cost of hydro

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  #1  
Old 11-04-07, 07:28 AM
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cost of hydro

how do I figure out how much it costs to run a fixture? I sort of remember a formula from highschool but don't know what it is. I have a barn light which is 400 watts but don't know how many amps. Is it cheaper to switch the light to run on 220 volts vs 120? I pay 5.3 cents/kwh
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  #2  
Old 11-04-07, 07:49 AM
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Watts is watts. Doesn't matter if you run 120 or 240 volts.
To calculate the cost multiply the watts times the hours, divide by 1000 to get kilowatt hour run get usage and then multiply that time your cost.

For your lamp run for 12 hours a day for 7 days at $.053 per KWh.
400 x 12 x 7 /1000 x $.053 = $1.78 per week
 
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Old 11-04-07, 07:51 AM
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Cost is wattage multiplied by time used (in hours) divided by 1000. This is kilowatt hours, the unit on which you're billed. Changing the voltage will not make a difference, the wattage doesn't change.
 
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Old 11-04-07, 07:57 AM
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Originally Posted by mapleleefs View Post
how do I figure out how much it costs to run a fixture? I sort of remember a formula from highschool but don't know what it is. I have a barn light which is 400 watts but don't know how many amps. Is it cheaper to switch the light to run on 220 volts vs 120? I pay 5.3 cents/kwh
thnx

A 400 watt bulb uses .4kw (400/1000) for every hour that the light is burning.
If your electricity costs 5.3 cents per KW, it costs you 2.16 cents per hour to burn the light.

Think of a kilowatt of electricity as being (1) 1000 watt bulb burning continuously for 1 hour equals 1 Kilowatt/hour (kwh).

...Or...

(10) 100 watt bulbs burning continuously for 1 hour equals 1 kwh.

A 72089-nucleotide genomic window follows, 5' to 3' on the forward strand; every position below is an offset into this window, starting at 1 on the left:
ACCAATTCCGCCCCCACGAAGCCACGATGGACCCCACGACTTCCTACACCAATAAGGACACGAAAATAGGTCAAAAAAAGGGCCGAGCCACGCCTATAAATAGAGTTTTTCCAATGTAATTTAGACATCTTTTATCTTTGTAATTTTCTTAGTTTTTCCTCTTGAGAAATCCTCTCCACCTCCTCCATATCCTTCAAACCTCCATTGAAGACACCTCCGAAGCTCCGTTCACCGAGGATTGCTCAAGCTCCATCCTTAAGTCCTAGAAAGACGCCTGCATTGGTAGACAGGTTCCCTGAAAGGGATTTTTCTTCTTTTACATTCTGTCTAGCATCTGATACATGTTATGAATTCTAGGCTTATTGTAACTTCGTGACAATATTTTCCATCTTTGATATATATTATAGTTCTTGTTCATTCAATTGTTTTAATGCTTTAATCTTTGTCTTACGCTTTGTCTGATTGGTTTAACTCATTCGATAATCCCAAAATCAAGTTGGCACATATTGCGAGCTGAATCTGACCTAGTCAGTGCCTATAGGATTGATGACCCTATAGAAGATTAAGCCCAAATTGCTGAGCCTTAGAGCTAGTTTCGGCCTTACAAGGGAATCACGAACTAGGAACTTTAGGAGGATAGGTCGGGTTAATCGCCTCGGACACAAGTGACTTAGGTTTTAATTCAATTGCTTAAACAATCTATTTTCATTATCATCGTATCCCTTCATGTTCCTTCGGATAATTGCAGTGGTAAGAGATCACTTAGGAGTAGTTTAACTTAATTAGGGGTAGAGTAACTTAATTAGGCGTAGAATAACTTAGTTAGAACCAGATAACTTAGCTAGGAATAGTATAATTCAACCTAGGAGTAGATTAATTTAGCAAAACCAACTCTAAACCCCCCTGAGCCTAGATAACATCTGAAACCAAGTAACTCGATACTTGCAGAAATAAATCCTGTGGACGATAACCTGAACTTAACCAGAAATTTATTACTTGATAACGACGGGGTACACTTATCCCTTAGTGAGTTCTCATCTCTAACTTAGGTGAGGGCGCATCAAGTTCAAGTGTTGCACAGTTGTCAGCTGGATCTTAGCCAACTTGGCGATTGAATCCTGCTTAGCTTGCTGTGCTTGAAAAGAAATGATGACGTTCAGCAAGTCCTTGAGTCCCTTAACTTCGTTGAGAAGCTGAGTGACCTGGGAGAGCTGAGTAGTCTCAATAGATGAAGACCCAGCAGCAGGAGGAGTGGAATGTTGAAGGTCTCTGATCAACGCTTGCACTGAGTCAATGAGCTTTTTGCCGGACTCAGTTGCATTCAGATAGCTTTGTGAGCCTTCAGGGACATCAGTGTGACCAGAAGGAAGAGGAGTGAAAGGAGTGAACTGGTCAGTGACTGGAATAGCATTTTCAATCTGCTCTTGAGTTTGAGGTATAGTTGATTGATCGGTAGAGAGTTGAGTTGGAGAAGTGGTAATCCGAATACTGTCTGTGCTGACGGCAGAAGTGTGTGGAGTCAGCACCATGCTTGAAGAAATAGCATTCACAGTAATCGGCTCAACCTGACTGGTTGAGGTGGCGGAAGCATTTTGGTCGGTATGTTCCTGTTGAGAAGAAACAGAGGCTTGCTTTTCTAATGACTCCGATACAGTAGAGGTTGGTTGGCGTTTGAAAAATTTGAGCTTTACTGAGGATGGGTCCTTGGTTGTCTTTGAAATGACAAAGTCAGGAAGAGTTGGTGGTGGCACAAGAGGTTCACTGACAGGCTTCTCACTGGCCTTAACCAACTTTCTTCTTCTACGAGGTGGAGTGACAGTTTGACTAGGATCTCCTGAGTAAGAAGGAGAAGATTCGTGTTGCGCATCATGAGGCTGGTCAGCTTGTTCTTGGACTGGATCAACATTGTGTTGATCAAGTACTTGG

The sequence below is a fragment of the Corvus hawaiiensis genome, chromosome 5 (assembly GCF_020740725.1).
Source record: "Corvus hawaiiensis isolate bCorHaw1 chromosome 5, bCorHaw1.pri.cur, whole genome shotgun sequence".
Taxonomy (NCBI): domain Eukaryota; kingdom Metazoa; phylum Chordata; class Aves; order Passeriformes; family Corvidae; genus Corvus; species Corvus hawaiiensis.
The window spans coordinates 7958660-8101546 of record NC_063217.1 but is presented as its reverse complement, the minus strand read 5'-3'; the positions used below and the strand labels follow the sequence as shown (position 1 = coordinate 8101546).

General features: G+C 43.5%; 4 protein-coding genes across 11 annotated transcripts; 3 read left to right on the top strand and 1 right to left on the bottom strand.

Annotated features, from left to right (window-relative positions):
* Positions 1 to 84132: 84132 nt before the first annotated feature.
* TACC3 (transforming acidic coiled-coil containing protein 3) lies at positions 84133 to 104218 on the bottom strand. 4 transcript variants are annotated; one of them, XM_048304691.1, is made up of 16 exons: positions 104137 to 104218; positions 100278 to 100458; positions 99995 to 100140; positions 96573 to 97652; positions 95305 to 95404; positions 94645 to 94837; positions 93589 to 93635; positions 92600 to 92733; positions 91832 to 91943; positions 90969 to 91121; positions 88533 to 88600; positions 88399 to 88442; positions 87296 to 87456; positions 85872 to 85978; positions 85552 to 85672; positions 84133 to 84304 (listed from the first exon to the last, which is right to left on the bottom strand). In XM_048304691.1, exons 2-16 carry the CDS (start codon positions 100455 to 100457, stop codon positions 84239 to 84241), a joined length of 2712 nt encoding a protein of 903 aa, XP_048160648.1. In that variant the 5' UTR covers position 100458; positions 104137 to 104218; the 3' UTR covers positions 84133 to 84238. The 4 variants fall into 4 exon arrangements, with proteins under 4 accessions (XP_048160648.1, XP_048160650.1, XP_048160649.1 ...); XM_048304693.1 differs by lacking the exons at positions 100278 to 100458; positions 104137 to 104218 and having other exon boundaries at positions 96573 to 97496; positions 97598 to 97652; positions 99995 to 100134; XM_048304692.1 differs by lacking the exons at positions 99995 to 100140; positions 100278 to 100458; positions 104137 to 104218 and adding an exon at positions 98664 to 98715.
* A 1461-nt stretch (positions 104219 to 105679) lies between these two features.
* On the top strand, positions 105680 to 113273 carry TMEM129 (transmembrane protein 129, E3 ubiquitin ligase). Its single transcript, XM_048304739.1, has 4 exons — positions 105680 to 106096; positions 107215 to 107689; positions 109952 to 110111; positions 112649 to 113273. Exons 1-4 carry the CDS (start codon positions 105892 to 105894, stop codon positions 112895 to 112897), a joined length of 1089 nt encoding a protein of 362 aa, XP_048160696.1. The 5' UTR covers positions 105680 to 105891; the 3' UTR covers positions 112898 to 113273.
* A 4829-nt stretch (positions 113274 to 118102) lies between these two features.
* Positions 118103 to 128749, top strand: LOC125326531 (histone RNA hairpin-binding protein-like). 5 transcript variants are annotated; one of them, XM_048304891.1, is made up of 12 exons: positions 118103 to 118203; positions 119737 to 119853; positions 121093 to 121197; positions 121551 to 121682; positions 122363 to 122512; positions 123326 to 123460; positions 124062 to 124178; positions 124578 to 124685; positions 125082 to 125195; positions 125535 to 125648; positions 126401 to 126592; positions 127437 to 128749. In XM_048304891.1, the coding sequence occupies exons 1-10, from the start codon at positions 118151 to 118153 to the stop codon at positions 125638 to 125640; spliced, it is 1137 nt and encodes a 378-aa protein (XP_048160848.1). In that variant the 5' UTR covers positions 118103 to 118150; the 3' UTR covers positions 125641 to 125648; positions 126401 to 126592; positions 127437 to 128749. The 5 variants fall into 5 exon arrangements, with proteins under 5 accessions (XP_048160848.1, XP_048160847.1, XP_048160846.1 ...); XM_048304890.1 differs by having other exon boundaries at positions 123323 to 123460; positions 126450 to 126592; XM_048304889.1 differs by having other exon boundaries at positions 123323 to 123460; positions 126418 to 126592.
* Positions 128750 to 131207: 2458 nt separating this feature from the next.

...or...

(1) 2000 watt bulb burning continuously for 1/2 hour equals 1 kwh.

A kwh is a fixed quantity of energy.....1000 watts continuous for 1 hour.
It can be divided any way you choose.

steve
 
  #5  
Old 11-04-07, 08:58 AM
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Just curious, what does hydro have to do with your question?
 
  #6  
Old 11-04-07, 09:42 AM
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I'm inferring that hydro means the OP is not in the US and that's the term used in their home or that's the way the site's software translated it for us if the OP isn't using the English language.
 
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Old 11-04-07, 03:40 PM
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Originally Posted by mitch17 View Post
Changing the voltage will not make a difference, the wattage doesn't change.

Hmmmm... if the bulb says 400W 120V doesn't that mean it consumes 400W only at that nominal voltage? In other words: If you take a normal (100W,120V) light bulb and somehow drive it with 150V, it's going to become BRIGHTER and consume more power. This is all ignoring the fact that the bulb may not even last very long before burning itself out.

Here's what John Nelson put it, in this thread a while ago:

A 30-watt device has no ability to keep the power consumption at 30 watts. It's not that smart. It merely presents a constant load, and a 30-watt device only remains a 30-watt device if the supply voltage remains the same. If the voltage drops, that 30-watt device suddenly becomes a 25-watt device.
One thing I'm not sure about is what kind of circuitry might be in a fixture for this high intensity bulb. But I certainly wouldn't just arbitrarily double the voltage for a light bulb. It will certainly make a difference -- you'll be in the dark very quickly!

core
 
  #8  
Old 11-04-07, 04:01 PM
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Core - you are certainly correct here. I made the assumption we were talking about a device capable of both 110 and 220 volt usage or a different device for each still using 400 watts. In my assumed example, the device with double the voltage would only draw half the current and keep the wattage the same.
 
  #9  
Old 11-04-07, 04:31 PM
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Originally Posted by ray2047 View Post
Just curious, what does hydro have to do with your question?
In Ontario all electricity is referred to as Hydro. Almost all electric suppliers are XXXXX Hydro such as Welland Hydro or Hydro One(formerly Ontario Hydro).
 
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Old 11-04-07, 04:39 PM
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Ah, mystery solved. The nick 'mapleleefs' sure does scream 'Canada' to me.
 
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